"You and I, and most of us who have a place to go to if we're sick, you know, have to deal with the disease," says Andy Ulrich, Boston Medical Center's executive vice chair of emergency medicine. "When you take that same medical condition, or that same psychiatric condition or that same level of substance abuse and you add to it that they're living under a bridge somewhere or they're living in the shelters, it adds to the complexity and difficulty."
Added complexity also means added costs. From October 2009 to June 2010, Medicaid reimbursed Boston Medical for more than $3.6 million in costs, excluding costs from other ERs and respite centers, as well as claims not yet paid. At that rate, a year's care would cost those 35 patients a combined $5.4 million, an average of roughly $155,000 each.
"You're talking about the most addicted, the most mentally affected people," says Boston city councilor Mike Ross who, in 2009, convened a city council meeting championing permanent supportive housing, and who, along with city mayor Thomas M. Menino, supported the HUES to Home program.
"These aren't choirboys," Ross admits. "Some of these people have done bad things."
Two years in, the program is still relatively unproven. Internal data suggests that participants have seen substantial drops in key measures like ER usage and calls to EMS. Yet the actual cost savings of those changes remains undetermined, and participants continue to battle serious, even life-threatening, addiction and other health issues. Meanwhile, more traditional homeless advocates argue that such funding is better spent on more broad-based shelters.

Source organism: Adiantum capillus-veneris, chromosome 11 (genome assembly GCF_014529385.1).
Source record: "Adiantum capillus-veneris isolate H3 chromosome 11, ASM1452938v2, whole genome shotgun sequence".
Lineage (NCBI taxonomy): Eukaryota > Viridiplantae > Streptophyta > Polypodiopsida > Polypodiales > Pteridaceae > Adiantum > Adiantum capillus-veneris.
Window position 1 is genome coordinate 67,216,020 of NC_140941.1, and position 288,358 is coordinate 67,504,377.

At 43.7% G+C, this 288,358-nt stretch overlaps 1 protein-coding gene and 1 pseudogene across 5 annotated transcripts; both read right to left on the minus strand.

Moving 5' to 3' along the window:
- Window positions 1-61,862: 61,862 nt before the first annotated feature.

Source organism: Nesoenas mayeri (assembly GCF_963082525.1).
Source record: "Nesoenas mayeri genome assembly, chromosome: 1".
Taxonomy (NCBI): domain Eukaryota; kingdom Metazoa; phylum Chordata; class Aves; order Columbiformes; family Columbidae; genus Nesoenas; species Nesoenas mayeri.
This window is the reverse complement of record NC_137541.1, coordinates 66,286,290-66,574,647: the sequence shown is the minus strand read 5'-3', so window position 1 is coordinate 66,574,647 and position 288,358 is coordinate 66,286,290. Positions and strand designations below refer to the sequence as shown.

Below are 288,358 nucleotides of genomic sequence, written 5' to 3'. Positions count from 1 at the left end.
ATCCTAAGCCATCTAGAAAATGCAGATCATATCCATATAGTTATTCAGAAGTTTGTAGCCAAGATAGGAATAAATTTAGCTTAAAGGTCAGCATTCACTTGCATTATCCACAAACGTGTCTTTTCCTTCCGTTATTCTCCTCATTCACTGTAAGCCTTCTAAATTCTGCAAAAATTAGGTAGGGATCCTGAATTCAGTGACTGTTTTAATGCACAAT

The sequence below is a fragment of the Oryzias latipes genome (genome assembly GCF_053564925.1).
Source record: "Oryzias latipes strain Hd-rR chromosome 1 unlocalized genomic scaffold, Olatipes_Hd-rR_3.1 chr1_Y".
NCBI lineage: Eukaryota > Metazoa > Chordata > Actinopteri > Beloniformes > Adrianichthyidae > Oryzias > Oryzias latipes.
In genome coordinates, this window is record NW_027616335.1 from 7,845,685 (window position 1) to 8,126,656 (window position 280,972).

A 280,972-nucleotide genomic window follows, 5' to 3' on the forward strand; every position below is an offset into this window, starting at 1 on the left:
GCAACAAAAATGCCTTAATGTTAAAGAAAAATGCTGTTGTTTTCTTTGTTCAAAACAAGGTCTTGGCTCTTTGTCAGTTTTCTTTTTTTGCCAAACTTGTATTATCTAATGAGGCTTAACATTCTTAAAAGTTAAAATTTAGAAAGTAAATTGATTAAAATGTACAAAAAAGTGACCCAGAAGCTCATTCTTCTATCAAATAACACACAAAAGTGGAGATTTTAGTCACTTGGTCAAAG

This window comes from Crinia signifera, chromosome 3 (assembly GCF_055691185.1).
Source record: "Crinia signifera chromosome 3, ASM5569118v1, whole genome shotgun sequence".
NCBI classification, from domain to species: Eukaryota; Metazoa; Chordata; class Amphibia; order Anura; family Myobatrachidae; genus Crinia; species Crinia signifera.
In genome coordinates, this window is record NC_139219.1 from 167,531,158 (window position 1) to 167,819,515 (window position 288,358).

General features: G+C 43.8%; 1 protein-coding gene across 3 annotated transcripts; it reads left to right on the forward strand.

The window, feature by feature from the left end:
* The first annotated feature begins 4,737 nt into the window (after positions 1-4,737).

Still, even in these incipient stages, the program's directors and participants say even the smallest signs of success are promising, given the scope of the challenges the chronically homeless face.
"In all of the shelters, in the street life, in the places I've been, there's a lot of people out there that need help, believe me," Ron says. "We really, seriously need some help."
'I'M SICK OF GOING DOWN'
One of the program's first 11 patients to be housed, Ron says his problems began early, though he offers varying accounts of just how early. He first says he began taking harder drugs when he was 13, then later says he was 6. Before that, he says his parents gave him his first alcoholic drink at age 4.
Ron is more consistent on the question of what he has taken: a lot. Alcohol and crack cocaine were long his drugs of choice, but he has also dabbled in heroin and says he has chugged motor oil, even hand sanitizer, to get high.
Equally challenging for Ron: his history of mental illness. He says he first received a diagnosis of bipolar disorder when he was 18, and has treated it with medication off and on since the late 1980s. He tears up when he talks about how difficult that has been, saying he has a devil inside of him that he just can't beat.
"I'm tired of going down, if you know what I mean. I'm sick of going down. Every time I pick up a drink normally within the first three or four days, I'm okay," Ron says one brisk March day, seated on two bare, cornflower-blue mattresses piled on the floor of his studio apartment. "After that, once I pick up the drink, I'm gone, forget it. I don't eat. I don't do nothing right."
When he is on the street, Ron says, he hangs out with the wrong people and can be an angry, abusive drunk.
He is trying to do better. A student of metaphysics, he has a copy of Robert Wolke's "What Einstein Didn't Know" along with the Alcoholics Anonymous Big Book on his bureau, among a mess of loose, wrinkled papers and plastic bags. Though he doesn't call himself smart, "I try and advance my knowledge as much as possible," he says, "because I don't want to be considered a fool."
He's no stranger to gainful employment, either. Before becoming homeless, Ron spent 16 years cleaning parks and streets in Boston's Public Works department and driving a cab at night. A few years ago, he took some community college courses, though he did not receive a degree.